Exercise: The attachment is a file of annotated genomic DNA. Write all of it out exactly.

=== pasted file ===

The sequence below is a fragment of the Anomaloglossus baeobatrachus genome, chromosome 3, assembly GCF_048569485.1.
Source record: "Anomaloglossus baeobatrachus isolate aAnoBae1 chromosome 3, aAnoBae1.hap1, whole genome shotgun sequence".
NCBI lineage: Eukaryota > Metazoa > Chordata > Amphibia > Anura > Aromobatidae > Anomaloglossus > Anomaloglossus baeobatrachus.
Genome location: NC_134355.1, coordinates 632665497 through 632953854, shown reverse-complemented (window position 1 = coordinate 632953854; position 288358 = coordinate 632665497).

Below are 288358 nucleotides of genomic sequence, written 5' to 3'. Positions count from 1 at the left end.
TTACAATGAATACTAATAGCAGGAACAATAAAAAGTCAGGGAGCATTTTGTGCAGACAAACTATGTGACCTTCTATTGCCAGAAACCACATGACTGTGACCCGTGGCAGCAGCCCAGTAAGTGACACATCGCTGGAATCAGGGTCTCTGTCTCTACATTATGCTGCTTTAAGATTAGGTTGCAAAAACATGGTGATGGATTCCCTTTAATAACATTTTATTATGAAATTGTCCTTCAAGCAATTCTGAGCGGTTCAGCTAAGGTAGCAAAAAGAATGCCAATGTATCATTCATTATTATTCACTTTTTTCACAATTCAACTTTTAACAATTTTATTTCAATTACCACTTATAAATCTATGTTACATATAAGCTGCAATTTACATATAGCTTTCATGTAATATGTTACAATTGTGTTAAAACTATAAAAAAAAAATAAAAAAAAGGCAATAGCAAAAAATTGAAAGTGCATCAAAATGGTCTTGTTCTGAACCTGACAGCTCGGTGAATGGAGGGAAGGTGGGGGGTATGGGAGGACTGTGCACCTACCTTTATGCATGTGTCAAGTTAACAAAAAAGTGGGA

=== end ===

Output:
The sequence below is a fragment of the Anomaloglossus baeobatrachus genome, chromosome 3, assembly GCF_048569485.1.
Source record: "Anomaloglossus baeobatrachus isolate aAnoBae1 chromosome 3, aAnoBae1.hap1, whole genome shotgun sequence".
NCBI lineage: Eukaryota > Metazoa > Chordata > Amphibia > Anura > Aromobatidae > Anomaloglossus > Anomaloglossus baeobatrachus.
Genome location: NC_134355.1, coordinates 632665497 through 632953854, shown reverse-complemented (window position 1 = coordinate 632953854; position 288358 = coordinate 632665497).

Below are 288358 nucleotides of genomic sequence, written 5' to 3'. Positions count from 1 at the left end.
TTACAATGAATACTAATAGCAGGAACAATAAAAAGTCAGGGAGCATTTTGTGCAGACAAACTATGTGACCTTCTATTGCCAGAAACCACATGACTGTGACCCGTGGCAGCAGCCCAGTAAGTGACACATCGCTGGAATCAGGGTCTCTGTCTCTACATTATGCTGCTTTAAGATTAGGTTGCAAAAACATGGTGATGGATTCCCTTTAATAACATTTTATTATGAAATTGTCCTTCAAGCAATTCTGAGCGGTTCAGCTAAGGTAGCAAAAAGAATGCCAATGTATCATTCATTATTATTCACTTTTTTCACAATTCAACTTTTAACAATTTTATTTCAATTACCACTTATAAATCTATGTTACATATAAGCTGCAATTTACATATAGCTTTCATGTAATATGTTACAATTGTGTTAAAACTATAAAAAAAAAATAAAAAAAAGGCAATAGCAAAAAATTGAAAGTGCATCAAAATGGTCTTGTTCTGAACCTGACAGCTCGGTGAATGGAGGGAAGGTGGGGGGTATGGGAGGACTGTGCACCTACCTTTATGCATGTGTCAAGTTAACAAAAAAGTGGGA